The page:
The great academic circle-jerk

What that research project on masturbation tells us about the state of academia.

Lisa McKenzie

Topics Politics UK

Having worked in universities for nearly 20 years, it is clear to me just how broken academia now is. And no area is more broken than academic publishing.

I first went to university as an adult and a mother, having previously worked in factories and shops after leaving school at 16 with no qualifications. I am now a lecturer, an academic and an ethnographic researcher. I have long suspected that academic publishing is not interested in promoting the best research by the best and brightest thinkers. Instead, it is now little more than a circle-jerk of friends, colleagues, sycophants and back-scratchers looking for promotions and new appointments.

This suspicion was confirmed by last week’s Twitterstorm over an article published in the academic journal, Qualitative Research. The now notorious article is called ‘I am not alone – we are all alone: Using masturbation as an ethnographic method in research on shota subculture in Japan’.

Published back in April, the article was written by Karl Andersson, a PhD candidate at the University of Manchester. It uses a research methodology called ‘autoethnography’ – a method that draws heavily on the researchers’ own experiences. I often use autoethnography to research working-class communities and class disadvantage. For Andersson, however, his ‘research’ amounted to him masturbating during lockdown to Japanese pornographic comic books. Worse still, the comics in question focus almost entirely on sexual relationships between pre-pubescent boys.

Unsurprisingly, much of the world was shocked to learn that a university and an academic publication would sanction research that involved viewing and masturbating to such material. For those of us who work in academia, it was an even bigger slap in the face.

Getting published in academic journals is now integral to an academic career. Many of us work tirelessly to balance teaching, research and trying to get published in journals, all while trying to circumnavigate the barriers facing those of us from the ‘wrong’ sort of background. To see an academic journal publish Andersson’s masturbation diary feels like being hit with a spade. Qualitative Research has since removed the article and has launched an ‘investigation’ into how it was published.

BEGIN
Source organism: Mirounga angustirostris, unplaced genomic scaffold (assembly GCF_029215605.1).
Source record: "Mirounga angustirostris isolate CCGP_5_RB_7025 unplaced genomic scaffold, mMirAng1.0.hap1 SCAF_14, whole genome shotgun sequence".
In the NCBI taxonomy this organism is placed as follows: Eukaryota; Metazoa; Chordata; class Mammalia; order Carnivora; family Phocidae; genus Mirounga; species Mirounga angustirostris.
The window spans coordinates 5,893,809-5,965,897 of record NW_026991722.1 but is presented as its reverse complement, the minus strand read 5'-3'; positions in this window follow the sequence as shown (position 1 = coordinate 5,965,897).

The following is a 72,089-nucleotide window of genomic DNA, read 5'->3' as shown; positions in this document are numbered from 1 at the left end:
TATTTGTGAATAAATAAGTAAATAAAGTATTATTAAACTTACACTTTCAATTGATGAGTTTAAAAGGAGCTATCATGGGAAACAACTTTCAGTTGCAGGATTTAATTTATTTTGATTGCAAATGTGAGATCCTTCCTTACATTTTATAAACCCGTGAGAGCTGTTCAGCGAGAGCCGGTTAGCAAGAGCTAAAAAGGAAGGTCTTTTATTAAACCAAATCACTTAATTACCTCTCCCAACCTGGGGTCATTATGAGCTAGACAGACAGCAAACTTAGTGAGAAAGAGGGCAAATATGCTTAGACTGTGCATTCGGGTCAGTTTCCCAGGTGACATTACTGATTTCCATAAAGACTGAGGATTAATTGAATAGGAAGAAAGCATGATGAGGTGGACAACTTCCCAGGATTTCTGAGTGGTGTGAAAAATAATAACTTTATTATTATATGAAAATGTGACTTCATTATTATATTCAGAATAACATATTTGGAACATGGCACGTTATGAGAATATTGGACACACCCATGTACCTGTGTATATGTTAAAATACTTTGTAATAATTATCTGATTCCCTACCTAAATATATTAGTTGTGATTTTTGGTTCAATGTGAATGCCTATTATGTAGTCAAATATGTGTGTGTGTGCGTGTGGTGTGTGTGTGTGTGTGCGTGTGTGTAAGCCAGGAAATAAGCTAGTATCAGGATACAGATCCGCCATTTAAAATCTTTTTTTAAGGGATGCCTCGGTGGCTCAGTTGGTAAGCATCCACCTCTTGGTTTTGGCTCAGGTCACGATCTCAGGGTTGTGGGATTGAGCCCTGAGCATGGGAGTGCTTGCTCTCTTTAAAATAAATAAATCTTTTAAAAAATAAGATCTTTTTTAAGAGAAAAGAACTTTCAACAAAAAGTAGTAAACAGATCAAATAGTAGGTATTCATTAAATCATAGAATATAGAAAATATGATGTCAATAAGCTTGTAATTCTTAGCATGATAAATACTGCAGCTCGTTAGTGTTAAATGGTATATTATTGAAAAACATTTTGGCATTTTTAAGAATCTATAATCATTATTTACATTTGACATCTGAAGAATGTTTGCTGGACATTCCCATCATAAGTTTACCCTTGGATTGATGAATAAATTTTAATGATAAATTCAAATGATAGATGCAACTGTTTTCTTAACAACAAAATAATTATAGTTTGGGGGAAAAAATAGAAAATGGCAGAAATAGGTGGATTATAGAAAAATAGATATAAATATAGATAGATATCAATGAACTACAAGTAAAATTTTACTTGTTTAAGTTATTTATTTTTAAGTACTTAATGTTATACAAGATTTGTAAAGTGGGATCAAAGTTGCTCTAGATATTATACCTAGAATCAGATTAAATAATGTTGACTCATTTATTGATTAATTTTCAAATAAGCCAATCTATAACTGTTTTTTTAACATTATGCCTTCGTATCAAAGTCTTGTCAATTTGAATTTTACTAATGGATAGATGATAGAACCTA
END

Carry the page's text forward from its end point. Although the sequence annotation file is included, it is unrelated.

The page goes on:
So how does academic publishing actually work? Although there are thousands of academic journals out there, the vast majority are published by a handful of giant publishing houses, including SAGE (which publishes Qualitative Research), Taylor & Francis, Cambridge University Press and Springer. The journals themselves are run by academics in universities, usually on a voluntary basis. Getting on the editorial board of a journal in your research area is great for your career. You can mix with other career-minded academics in your field, and you get to have some say in what the journal does and what its focus is on.

The real payoff, to ensure it is worth the free labour, is that you and your colleagues can use the journal to advance each others’ standing. Editorial boards are filled with like-minded academics who publish research that aligns with their interests. Articles are also peer-reviewed (again for free) by other academics with the same interests. Meanwhile, when writing their papers, academics are always sure to cite each others’ work. This is the circle-jerk in action.

If academic journals actually had a robust and rigorous publication process, they would probably not have allowed research based on a man’s experience of masturbating to unsavoury comics to slip through the net. Meanwhile, for those academics outside of the right circles, it can be extremely difficult to get published at all. Careers are made or broken on the basis of articles being published in top journals. And being part of the academic circle-jerk is the only way to find success. To be part of this system you have to put your own ethics to one side and pretend not to see the nepotism and inequality that haunts academia.

Of course, while nepotism might explain why shoddy research is not being weeded out before it is published, it cannot explain how Andersson alighted on his subject, or why supervisors at his university might have considered it a legitimate piece of research to embark on in the first place.

Over the past 30 years, social theory has been moving away from thinking through how the big structures of class, capitalism and the state shape society. Instead, it has turned its focus on the individual and, especially in recent years, on ‘identities’ and identity politics. This has led the social sciences, in particular, to become disconnected from society. They are now almost entirely inward-looking. A great deal of social-science research now seems to serve no other obvious purpose beyond keeping academic publishing alive. This insularity also allows academics to keep their industry closed, meaning they only ever have to speak to each other.

If there is a lesson in the masturbation-diary debacle, it is this: if academia wants to survive, it needs to stop being so elitist, inward-looking and narrow-minded. It needs to refocus its attention on the wider world. If there ever was a time when we needed top-quality research to help us fix society’s deep inequalities, it is surely now.

Dr Lisa McKenzie is a working-class academic.

Picture by: Getty.

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Topics Politics UK


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